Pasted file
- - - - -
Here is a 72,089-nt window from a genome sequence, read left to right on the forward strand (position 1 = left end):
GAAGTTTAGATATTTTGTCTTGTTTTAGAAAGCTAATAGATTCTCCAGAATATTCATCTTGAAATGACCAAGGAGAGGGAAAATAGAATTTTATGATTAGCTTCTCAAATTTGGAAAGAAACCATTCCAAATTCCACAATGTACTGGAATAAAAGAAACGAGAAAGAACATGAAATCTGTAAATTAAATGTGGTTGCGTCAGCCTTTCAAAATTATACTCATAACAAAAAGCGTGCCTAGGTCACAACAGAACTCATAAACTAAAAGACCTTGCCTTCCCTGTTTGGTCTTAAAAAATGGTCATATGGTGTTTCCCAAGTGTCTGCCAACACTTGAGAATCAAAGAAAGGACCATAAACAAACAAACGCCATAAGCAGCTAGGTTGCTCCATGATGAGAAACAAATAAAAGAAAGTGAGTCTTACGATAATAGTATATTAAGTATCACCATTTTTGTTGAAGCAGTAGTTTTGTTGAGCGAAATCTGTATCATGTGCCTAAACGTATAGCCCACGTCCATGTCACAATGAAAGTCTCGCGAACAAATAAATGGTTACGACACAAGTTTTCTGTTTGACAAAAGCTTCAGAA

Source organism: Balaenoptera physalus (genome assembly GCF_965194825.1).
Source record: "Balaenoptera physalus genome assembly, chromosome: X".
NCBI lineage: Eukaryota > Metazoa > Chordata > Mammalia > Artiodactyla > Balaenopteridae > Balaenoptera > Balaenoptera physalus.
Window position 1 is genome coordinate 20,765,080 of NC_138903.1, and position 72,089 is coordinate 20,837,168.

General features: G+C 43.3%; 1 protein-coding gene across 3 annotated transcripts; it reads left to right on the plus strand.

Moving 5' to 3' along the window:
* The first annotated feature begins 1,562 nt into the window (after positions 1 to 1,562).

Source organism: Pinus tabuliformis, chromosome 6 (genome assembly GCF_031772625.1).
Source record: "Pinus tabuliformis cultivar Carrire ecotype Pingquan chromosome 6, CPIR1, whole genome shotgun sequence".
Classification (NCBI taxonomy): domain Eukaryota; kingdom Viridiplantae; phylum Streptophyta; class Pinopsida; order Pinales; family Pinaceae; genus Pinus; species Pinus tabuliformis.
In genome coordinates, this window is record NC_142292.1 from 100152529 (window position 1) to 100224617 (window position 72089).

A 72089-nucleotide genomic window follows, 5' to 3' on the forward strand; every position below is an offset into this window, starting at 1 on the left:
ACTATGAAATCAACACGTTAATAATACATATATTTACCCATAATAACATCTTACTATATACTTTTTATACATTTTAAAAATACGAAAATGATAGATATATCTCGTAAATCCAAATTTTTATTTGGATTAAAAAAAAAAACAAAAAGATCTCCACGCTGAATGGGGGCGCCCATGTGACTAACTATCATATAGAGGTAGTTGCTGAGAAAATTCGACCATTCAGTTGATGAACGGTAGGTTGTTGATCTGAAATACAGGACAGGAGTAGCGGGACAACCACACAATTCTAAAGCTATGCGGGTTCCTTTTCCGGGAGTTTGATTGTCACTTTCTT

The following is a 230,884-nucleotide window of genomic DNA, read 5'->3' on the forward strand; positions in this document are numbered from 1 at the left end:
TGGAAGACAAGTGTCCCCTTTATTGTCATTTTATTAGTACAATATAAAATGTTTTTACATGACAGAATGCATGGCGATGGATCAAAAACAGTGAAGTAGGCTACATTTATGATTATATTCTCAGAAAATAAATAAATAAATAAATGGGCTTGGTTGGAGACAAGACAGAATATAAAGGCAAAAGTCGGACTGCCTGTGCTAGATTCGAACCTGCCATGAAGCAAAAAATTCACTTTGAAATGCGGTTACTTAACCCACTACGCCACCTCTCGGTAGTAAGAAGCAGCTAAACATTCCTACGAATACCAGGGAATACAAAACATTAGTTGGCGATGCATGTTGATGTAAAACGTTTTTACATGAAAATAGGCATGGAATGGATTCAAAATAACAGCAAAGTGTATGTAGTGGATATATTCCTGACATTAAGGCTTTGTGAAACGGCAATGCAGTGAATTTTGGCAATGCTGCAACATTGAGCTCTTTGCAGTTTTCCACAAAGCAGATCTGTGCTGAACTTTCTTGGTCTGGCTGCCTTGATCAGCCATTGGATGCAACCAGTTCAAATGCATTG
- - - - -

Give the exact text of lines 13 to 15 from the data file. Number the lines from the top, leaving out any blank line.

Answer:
In genome coordinates, this window is record NC_142292.1 from 100152529 (window position 1) to 100224617 (window position 72089).

A 72089-nucleotide genomic window follows, 5' to 3' on the forward strand; every position below is an offset into this window, starting at 1 on the left:
ACTATGAAATCAACACGTTAATAATACATATATTTACCCATAATAACATCTTACTATATACTTTTTATACATTTTAAAAATACGAAAATGATAGATATATCTCGTAAATCCAAATTTTTATTTGGATTAAAAAAAAAAACAAAAAGATCTCCACGCTGAATGGGGGCGCCCATGTGACTAACTATCATATAGAGGTAGTTGCTGAGAAAATTCGACCATTCAGTTGATGAACGGTAGGTTGTTGATCTGAAATACAGGACAGGAGTAGCGGGACAACCACACAATTCTAAAGCTATGCGGGTTCCTTTTCCGGGAGTTTGATTGTCACTTTCTT